Teachers of social studies across the curriculum probably don’t realize that they cover the issue of Social Stratification (social class systems, poverty, Karl Marx, etc) in their classes. Teachers of sociology probably could spend a whole month on the topic! Social Stratification is one of my favorite units in my semester-long sociology course. Last year, I had my students read Animal Farm (it’s not required in English anymore) and compare the animal’s problems with the issues of social class and social mobility. I may do that again – just because, in my personal opinion, I think students still need to read this classic! But I have two other favorite activities to go with this unit. Music and Fantastic Lies.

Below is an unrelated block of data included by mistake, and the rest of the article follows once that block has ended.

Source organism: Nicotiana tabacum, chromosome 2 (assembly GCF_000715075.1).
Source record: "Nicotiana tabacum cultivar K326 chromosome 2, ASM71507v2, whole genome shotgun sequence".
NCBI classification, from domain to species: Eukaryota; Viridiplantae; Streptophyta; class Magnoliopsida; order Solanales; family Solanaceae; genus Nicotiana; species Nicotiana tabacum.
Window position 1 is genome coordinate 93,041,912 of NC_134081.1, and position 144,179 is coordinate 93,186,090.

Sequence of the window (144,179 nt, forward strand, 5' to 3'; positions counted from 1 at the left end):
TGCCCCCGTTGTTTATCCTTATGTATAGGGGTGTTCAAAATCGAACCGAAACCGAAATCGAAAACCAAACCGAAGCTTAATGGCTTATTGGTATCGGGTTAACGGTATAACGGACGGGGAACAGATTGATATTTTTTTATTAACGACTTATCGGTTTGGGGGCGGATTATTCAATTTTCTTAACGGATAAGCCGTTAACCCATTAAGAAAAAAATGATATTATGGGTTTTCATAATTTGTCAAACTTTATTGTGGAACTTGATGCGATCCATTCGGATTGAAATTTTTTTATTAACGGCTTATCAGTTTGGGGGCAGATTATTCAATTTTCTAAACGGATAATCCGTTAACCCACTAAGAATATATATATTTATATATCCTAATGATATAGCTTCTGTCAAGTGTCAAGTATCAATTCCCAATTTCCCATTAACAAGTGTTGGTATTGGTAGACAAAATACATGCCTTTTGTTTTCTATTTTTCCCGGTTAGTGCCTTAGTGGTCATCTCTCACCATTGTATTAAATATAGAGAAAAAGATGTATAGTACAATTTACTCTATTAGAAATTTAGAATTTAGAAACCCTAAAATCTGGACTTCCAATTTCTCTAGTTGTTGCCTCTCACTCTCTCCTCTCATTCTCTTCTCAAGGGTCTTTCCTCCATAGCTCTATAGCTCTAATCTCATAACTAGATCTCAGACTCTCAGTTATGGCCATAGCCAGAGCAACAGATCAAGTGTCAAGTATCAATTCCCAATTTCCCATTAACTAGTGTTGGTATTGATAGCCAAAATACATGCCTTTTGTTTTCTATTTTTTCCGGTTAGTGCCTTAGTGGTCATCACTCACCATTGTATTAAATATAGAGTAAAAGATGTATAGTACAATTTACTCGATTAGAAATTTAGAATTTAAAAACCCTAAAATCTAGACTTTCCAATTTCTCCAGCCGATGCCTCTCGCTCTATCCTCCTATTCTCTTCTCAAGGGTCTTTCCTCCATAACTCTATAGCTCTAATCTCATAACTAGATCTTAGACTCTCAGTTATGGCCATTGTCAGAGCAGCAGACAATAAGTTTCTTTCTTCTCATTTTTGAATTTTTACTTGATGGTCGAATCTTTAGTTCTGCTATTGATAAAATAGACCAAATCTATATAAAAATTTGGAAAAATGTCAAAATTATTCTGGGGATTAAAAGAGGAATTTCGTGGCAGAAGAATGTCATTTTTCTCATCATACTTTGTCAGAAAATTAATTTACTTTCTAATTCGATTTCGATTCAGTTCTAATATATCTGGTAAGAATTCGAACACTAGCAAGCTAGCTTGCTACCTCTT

First, students watch a few videos and we discuss some important vocabulary with Social Stratification. Then I have the students listen to “Livin’ on a Prayer” (Bon Jovi) and “Fast Car” (Tracy Chapman). They pick out the issues that relate to social stratification after listening to the songs and reading the lyrics. Next I set them free to find their own examples of stratification in music. Obviously there are some ground rules – nothing racially or sexually offensive. You could also make sure that the songs are clean, but I really want the students to look at the music that they like and pick out these issues within the songs they are listening to everyday. And like almost everything else, you’ll have those students who just google “Songs about social stratification” — normally they pick “Allentown” by Billy Joel. But I do have some kids who really become more aware of social class issues that people write about and how there are SO MANY songs with these issues to choose from! To complete this part of the unit, students view a Slide Mission with videos, notes, and responses embedded. I like this format because they can insert their YouTube videos right into Google Slides without me have to go search for them. A copy of what I used in my class can be found here.